Essay On Specialization In Production And Internal Trading Of A Single Good In America
The basic international trade economic theory suggests that countries are in a good position to benefit from the production of goods having a comparative advantage. In essence, the world is free for international trade and flow of goods, which makes it economically viable for the United States to specialize in the production of goods with high comparative advantage. The United States is well endowed with technology and highly skilled labor. In this respect, the United States should specialize in the production of goods that require intensive physical and human capital.
Evidently, the division of production of goods among countries in a manner that recognizes the concept of comparative advantage is essential for yielding a higher output. If the United States engages in the production of goods in disregard to the concepts of comparative advantage, it is likely that little gains will accrue from international trade. Because of the expensive labor, for example, the United States would produce labor-intensive products that will also be sold at high prices. In response, the developing nations would produce physical and human capital-intensive products because of the inputs scarcity. Logically, this implies that that in such circumstances, America will lose grip of being a significant competitor in the production of green technologies especially the ones that are less physical and human capital demanding.
Specialization in the production of green technologies in the United States is economically viable and leads to many societal gains. Contrary to self-sufficiency, concentrating on the production of green technologies that the United States has a higher comparative advantage in their production leads to higher outputs. The higher output implies that the society or consumers will have a greater access to goods, and the market size will increase to create more opportunities for economies of scale. Because most people will specialize to produce the same good in the U.S, internal completion will lead to increased supply and lower prices. In addition, specialization leads to division of labor, which is pertinent to the reduction of the cost of production per unit leading to lower product prices for the consumers.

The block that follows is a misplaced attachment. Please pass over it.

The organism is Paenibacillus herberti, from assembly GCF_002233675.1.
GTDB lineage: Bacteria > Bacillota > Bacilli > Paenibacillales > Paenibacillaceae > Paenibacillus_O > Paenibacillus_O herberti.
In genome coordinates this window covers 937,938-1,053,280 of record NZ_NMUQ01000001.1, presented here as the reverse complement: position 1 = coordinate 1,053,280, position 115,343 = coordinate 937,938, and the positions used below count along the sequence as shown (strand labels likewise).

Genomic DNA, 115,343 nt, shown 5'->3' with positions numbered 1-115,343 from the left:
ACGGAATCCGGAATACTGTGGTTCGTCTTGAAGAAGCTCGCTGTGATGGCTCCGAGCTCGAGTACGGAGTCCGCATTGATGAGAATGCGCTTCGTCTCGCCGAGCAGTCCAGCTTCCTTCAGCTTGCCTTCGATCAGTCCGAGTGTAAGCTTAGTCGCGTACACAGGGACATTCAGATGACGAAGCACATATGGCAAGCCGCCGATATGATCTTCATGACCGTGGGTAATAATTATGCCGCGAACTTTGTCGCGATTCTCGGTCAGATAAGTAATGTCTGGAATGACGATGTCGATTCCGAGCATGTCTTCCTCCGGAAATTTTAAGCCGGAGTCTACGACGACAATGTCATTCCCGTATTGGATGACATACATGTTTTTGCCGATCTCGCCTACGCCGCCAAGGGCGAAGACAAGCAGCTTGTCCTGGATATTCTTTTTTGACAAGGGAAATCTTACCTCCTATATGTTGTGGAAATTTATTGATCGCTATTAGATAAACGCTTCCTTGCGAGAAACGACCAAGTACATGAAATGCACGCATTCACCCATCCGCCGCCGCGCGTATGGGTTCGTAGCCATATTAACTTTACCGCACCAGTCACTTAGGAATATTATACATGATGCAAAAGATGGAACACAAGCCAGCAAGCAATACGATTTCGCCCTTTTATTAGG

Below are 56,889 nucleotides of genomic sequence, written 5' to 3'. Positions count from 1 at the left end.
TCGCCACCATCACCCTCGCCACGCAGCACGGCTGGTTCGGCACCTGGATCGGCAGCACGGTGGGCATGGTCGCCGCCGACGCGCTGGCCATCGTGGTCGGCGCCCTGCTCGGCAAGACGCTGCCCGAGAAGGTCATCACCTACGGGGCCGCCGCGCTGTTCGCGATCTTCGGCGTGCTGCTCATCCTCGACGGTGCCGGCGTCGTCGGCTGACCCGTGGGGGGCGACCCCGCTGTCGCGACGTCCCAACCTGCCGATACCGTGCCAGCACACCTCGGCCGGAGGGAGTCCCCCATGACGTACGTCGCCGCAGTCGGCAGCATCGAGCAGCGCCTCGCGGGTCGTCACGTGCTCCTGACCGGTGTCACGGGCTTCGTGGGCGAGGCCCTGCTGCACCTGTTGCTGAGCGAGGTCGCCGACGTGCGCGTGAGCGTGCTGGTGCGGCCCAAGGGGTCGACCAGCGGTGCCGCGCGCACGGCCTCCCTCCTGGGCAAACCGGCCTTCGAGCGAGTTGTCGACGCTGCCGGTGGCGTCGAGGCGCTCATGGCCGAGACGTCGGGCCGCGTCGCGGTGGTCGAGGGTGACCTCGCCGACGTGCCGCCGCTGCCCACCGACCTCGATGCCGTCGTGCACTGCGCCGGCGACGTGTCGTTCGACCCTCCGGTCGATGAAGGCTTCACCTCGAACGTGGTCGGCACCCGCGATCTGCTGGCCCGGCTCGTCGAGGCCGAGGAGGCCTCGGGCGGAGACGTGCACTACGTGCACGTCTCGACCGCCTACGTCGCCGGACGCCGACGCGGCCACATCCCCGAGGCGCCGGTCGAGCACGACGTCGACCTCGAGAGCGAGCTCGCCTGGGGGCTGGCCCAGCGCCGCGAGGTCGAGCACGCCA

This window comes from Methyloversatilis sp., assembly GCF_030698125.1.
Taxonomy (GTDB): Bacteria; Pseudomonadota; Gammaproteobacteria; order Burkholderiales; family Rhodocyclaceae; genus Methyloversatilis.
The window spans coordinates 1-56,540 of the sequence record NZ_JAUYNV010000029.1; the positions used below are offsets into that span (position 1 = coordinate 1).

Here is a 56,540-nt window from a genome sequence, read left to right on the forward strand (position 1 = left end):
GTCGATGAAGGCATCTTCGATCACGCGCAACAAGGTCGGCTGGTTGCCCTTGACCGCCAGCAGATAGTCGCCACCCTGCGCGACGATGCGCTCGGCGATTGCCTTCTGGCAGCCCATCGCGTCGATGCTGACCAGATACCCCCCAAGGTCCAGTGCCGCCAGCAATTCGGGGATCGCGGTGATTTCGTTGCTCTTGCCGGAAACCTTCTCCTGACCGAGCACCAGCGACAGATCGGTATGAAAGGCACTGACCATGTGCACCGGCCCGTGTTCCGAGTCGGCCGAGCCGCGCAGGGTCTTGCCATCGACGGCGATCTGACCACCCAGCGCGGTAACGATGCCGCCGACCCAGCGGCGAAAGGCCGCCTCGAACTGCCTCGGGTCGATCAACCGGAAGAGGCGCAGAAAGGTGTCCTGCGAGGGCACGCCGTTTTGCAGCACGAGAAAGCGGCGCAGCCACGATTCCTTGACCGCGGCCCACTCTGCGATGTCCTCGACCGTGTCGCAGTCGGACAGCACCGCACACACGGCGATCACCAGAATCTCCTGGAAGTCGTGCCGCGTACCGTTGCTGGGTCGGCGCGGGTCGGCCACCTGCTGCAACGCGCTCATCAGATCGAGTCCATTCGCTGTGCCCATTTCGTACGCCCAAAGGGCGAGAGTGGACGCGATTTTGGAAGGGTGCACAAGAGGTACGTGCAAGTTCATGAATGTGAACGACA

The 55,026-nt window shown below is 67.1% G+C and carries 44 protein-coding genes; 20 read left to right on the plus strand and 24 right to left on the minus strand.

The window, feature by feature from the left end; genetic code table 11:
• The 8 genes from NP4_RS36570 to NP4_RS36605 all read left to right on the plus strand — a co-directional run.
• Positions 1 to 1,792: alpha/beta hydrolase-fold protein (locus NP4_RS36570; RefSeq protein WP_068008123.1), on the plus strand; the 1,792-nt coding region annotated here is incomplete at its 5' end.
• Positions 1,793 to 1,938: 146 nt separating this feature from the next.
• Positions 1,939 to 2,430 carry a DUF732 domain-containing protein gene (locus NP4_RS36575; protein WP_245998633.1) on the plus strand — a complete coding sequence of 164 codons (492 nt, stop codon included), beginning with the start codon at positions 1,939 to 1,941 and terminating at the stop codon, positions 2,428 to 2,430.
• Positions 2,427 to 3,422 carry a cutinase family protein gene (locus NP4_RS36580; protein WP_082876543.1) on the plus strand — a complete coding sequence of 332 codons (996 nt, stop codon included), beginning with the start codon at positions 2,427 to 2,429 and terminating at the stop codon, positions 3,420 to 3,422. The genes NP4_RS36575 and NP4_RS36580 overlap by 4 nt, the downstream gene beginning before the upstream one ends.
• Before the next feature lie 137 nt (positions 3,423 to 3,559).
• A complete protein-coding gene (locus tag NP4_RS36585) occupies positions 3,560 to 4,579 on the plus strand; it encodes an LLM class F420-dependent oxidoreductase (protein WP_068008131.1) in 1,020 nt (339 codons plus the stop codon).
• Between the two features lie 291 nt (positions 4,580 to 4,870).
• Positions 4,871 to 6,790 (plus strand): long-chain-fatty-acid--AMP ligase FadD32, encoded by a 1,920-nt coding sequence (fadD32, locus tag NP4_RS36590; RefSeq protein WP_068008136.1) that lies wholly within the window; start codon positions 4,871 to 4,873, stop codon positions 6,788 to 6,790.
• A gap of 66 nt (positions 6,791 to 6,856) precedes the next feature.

Sometimes, comparative advantage exists at early stages before a technology spreads to other countries. In the United States, for example, products manufactured through the aid of a given technology show a gradual decrease in comparative gains. Essentially, this occurs because production seems to favor countries with less expensive labor once the technologies spread to such countries. In situations where production process is standardized, potential producers of such commodity across the world tend to be the top beneficiaries. Concisely, that happens because the forces of competition drive production to a country whose production costs are the lowest.
Considerably, the United States success in the production of green technology will depend on the legal, economic and regulatory support. Besides the global market forces, all these factors are essential for successful development of green technologies. From the economic perspective, pricing carbon to cater for the greenhouse gasses, marginal damage will be viable in the provision of technology development incentives.
In conclusion, free international trade makes it economically viable for a country to specialize in the production of goods in which it is most efficient. Efficiency in production implies that a country will accrue gains from producing goods whose cost of production is the lowest compared to other countries. Therefore, the readily available skilled labor and sophisticated equipment better explains the essence of production of green technologies in the United States, if specialization is anything to occur.